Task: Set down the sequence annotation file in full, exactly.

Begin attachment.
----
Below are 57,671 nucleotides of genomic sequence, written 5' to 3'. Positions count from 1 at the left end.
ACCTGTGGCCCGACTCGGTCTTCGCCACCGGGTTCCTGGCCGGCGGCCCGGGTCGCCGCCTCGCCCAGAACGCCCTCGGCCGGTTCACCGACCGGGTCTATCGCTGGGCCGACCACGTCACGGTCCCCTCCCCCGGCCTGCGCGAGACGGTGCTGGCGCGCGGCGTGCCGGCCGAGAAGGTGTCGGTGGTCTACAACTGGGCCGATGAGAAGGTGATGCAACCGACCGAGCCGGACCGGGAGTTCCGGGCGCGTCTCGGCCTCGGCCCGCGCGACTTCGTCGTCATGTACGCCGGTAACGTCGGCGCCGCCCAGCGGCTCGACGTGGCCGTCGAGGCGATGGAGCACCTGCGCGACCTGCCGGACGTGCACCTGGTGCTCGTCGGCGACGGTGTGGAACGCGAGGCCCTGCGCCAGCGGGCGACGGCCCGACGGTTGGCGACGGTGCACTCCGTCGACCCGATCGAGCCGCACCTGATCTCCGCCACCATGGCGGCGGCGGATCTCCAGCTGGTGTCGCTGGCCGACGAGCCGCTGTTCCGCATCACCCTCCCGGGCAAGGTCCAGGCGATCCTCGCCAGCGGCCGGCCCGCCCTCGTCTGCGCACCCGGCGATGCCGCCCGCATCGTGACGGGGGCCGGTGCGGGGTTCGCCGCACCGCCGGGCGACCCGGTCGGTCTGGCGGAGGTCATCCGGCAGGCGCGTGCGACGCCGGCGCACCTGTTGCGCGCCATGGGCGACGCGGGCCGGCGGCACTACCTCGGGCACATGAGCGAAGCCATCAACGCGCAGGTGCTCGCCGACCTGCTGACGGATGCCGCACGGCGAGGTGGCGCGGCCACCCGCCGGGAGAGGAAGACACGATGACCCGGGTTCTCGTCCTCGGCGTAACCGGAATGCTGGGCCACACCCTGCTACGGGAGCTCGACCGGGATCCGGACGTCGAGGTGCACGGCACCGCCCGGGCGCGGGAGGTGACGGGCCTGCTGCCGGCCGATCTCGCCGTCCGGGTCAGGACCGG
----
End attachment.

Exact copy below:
Below are 57,671 nucleotides of genomic sequence, written 5' to 3'. Positions count from 1 at the left end.
ACCTGTGGCCCGACTCGGTCTTCGCCACCGGGTTCCTGGCCGGCGGCCCGGGTCGCCGCCTCGCCCAGAACGCCCTCGGCCGGTTCACCGACCGGGTCTATCGCTGGGCCGACCACGTCACGGTCCCCTCCCCCGGCCTGCGCGAGACGGTGCTGGCGCGCGGCGTGCCGGCCGAGAAGGTGTCGGTGGTCTACAACTGGGCCGATGAGAAGGTGATGCAACCGACCGAGCCGGACCGGGAGTTCCGGGCGCGTCTCGGCCTCGGCCCGCGCGACTTCGTCGTCATGTACGCCGGTAACGTCGGCGCCGCCCAGCGGCTCGACGTGGCCGTCGAGGCGATGGAGCACCTGCGCGACCTGCCGGACGTGCACCTGGTGCTCGTCGGCGACGGTGTGGAACGCGAGGCCCTGCGCCAGCGGGCGACGGCCCGACGGTTGGCGACGGTGCACTCCGTCGACCCGATCGAGCCGCACCTGATCTCCGCCACCATGGCGGCGGCGGATCTCCAGCTGGTGTCGCTGGCCGACGAGCCGCTGTTCCGCATCACCCTCCCGGGCAAGGTCCAGGCGATCCTCGCCAGCGGCCGGCCCGCCCTCGTCTGCGCACCCGGCGATGCCGCCCGCATCGTGACGGGGGCCGGTGCGGGGTTCGCCGCACCGCCGGGCGACCCGGTCGGTCTGGCGGAGGTCATCCGGCAGGCGCGTGCGACGCCGGCGCACCTGTTGCGCGCCATGGGCGACGCGGGCCGGCGGCACTACCTCGGGCACATGAGCGAAGCCATCAACGCGCAGGTGCTCGCCGACCTGCTGACGGATGCCGCACGGCGAGGTGGCGCGGCCACCCGCCGGGAGAGGAAGACACGATGACCCGGGTTCTCGTCCTCGGCGTAACCGGAATGCTGGGCCACACCCTGCTACGGGAGCTCGACCGGGATCCGGACGTCGAGGTGCACGGCACCGCCCGGGCGCGGGAGGTGACGGGCCTGCTGCCGGCCGATCTCGCCGTCCGGGTCAGGACCGG